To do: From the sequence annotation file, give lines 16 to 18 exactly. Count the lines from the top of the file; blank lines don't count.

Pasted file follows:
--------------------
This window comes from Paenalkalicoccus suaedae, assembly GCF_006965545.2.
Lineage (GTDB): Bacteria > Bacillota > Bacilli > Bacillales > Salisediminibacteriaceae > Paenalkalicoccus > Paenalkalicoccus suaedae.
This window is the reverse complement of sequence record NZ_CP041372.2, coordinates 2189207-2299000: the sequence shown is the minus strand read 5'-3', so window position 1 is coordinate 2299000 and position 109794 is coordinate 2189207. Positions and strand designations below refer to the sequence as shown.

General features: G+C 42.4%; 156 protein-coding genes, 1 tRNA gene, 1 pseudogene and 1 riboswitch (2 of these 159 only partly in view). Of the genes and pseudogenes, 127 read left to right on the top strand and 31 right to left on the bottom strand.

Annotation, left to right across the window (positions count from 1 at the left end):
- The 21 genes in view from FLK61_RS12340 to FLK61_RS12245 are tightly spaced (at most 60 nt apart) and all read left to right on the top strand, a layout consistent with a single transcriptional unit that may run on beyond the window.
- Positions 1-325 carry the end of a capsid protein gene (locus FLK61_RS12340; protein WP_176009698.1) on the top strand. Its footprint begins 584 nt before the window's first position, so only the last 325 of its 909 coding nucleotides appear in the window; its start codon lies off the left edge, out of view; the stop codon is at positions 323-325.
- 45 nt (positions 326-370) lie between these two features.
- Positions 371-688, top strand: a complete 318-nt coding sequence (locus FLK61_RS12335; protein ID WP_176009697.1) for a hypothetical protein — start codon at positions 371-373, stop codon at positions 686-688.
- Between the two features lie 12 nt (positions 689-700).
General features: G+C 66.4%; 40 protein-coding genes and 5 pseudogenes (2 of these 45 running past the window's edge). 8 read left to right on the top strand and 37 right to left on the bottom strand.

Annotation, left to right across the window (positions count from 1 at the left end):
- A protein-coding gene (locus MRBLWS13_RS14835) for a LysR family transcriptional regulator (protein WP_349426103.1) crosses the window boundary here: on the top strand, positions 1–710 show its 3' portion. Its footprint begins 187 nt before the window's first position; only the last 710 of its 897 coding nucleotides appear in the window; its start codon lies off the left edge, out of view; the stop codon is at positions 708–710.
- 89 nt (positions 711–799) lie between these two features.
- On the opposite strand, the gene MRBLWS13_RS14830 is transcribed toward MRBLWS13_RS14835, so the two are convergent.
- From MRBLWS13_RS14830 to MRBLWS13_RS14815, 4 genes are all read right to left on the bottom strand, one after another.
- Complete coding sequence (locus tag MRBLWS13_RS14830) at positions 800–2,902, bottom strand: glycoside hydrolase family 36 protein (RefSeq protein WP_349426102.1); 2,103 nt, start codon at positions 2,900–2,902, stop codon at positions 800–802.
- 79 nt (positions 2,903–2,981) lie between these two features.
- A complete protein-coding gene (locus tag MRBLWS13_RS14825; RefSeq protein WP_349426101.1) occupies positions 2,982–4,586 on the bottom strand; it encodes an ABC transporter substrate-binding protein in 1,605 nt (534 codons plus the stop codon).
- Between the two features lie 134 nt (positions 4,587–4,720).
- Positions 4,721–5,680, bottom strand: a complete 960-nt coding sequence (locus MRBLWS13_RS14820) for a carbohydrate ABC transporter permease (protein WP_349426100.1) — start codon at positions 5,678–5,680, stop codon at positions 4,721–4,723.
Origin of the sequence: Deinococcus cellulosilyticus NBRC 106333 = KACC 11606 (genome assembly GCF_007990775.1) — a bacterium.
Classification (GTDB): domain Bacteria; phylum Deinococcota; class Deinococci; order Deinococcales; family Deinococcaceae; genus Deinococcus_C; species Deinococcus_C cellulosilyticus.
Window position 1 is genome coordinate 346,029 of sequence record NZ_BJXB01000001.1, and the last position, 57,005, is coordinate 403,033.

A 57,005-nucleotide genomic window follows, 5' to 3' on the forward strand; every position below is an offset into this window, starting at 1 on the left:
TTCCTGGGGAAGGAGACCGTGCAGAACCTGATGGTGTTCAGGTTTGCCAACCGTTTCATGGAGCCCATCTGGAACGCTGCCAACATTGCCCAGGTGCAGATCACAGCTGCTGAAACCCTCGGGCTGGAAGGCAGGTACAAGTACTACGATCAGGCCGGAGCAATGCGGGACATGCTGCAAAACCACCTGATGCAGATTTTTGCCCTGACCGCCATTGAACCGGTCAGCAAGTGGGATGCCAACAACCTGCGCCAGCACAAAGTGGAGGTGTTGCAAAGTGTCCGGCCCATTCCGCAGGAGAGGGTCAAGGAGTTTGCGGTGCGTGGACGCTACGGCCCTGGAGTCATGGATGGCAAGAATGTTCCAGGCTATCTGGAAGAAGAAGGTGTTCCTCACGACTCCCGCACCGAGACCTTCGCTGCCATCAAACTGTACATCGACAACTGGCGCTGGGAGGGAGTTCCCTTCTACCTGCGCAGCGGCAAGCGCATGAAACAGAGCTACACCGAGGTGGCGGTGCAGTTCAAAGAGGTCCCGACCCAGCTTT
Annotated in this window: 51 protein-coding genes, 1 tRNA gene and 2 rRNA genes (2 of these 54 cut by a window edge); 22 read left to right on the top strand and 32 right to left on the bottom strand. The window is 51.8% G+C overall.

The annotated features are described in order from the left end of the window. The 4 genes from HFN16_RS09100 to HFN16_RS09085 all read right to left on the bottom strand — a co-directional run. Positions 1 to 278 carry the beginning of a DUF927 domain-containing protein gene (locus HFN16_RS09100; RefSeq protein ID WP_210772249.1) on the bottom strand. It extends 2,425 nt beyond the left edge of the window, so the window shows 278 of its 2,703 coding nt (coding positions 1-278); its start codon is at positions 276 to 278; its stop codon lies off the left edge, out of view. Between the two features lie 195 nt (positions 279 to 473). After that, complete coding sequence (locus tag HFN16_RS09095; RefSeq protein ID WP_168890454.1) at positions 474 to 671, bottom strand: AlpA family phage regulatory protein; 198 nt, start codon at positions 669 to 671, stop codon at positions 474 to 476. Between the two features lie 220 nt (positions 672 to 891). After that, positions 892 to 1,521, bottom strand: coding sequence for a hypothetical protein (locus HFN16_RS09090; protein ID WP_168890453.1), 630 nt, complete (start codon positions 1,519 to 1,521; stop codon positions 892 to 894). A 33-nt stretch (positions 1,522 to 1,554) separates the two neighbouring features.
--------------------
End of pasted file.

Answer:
- From MRBLWS13_RS14830 to MRBLWS13_RS14815, 4 genes are all read right to left on the bottom strand, one after another.
- Complete coding sequence (locus tag MRBLWS13_RS14830) at positions 800–2,902, bottom strand: glycoside hydrolase family 36 protein (RefSeq protein WP_349426102.1); 2,103 nt, start codon at positions 2,900–2,902, stop codon at positions 800–802.
- 79 nt (positions 2,903–2,981) lie between these two features.